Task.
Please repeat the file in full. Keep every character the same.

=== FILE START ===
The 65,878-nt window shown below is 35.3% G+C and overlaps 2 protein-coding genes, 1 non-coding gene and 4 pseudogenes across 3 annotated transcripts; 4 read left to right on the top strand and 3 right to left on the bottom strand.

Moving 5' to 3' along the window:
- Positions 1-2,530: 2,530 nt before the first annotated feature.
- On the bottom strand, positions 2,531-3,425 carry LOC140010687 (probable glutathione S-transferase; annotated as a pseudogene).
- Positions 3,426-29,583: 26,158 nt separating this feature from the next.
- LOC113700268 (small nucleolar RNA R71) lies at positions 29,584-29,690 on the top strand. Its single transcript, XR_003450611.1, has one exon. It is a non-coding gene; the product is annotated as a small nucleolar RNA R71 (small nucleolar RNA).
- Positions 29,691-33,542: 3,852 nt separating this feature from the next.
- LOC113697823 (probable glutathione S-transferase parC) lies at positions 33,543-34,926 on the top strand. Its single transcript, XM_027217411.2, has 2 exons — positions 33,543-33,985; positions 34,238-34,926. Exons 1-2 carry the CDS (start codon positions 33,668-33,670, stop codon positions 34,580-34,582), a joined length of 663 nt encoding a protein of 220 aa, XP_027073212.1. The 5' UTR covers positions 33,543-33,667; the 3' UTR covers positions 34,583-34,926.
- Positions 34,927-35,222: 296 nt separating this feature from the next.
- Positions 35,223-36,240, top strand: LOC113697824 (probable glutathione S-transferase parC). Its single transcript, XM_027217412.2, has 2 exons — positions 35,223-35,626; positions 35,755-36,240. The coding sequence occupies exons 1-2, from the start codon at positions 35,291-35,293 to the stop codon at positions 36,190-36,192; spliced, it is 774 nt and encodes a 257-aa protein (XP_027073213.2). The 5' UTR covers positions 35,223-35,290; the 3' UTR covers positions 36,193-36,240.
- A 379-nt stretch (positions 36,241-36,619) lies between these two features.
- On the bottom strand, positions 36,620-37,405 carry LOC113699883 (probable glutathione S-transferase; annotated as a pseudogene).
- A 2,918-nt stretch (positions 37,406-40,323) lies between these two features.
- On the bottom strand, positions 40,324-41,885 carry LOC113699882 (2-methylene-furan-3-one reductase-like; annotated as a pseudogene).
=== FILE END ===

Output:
The 65,878-nt window shown below is 35.3% G+C and overlaps 2 protein-coding genes, 1 non-coding gene and 4 pseudogenes across 3 annotated transcripts; 4 read left to right on the top strand and 3 right to left on the bottom strand.

Moving 5' to 3' along the window:
- Positions 1-2,530: 2,530 nt before the first annotated feature.
- On the bottom strand, positions 2,531-3,425 carry LOC140010687 (probable glutathione S-transferase; annotated as a pseudogene).
- Positions 3,426-29,583: 26,158 nt separating this feature from the next.
- LOC113700268 (small nucleolar RNA R71) lies at positions 29,584-29,690 on the top strand. Its single transcript, XR_003450611.1, has one exon. It is a non-coding gene; the product is annotated as a small nucleolar RNA R71 (small nucleolar RNA).
- Positions 29,691-33,542: 3,852 nt separating this feature from the next.
- LOC113697823 (probable glutathione S-transferase parC) lies at positions 33,543-34,926 on the top strand. Its single transcript, XM_027217411.2, has 2 exons — positions 33,543-33,985; positions 34,238-34,926. Exons 1-2 carry the CDS (start codon positions 33,668-33,670, stop codon positions 34,580-34,582), a joined length of 663 nt encoding a protein of 220 aa, XP_027073212.1. The 5' UTR covers positions 33,543-33,667; the 3' UTR covers positions 34,583-34,926.
- Positions 34,927-35,222: 296 nt separating this feature from the next.
- Positions 35,223-36,240, top strand: LOC113697824 (probable glutathione S-transferase parC). Its single transcript, XM_027217412.2, has 2 exons — positions 35,223-35,626; positions 35,755-36,240. The coding sequence occupies exons 1-2, from the start codon at positions 35,291-35,293 to the stop codon at positions 36,190-36,192; spliced, it is 774 nt and encodes a 257-aa protein (XP_027073213.2). The 5' UTR covers positions 35,223-35,290; the 3' UTR covers positions 36,193-36,240.
- A 379-nt stretch (positions 36,241-36,619) lies between these two features.
- On the bottom strand, positions 36,620-37,405 carry LOC113699883 (probable glutathione S-transferase; annotated as a pseudogene).
- A 2,918-nt stretch (positions 37,406-40,323) lies between these two features.
- On the bottom strand, positions 40,324-41,885 carry LOC113699882 (2-methylene-furan-3-one reductase-like; annotated as a pseudogene).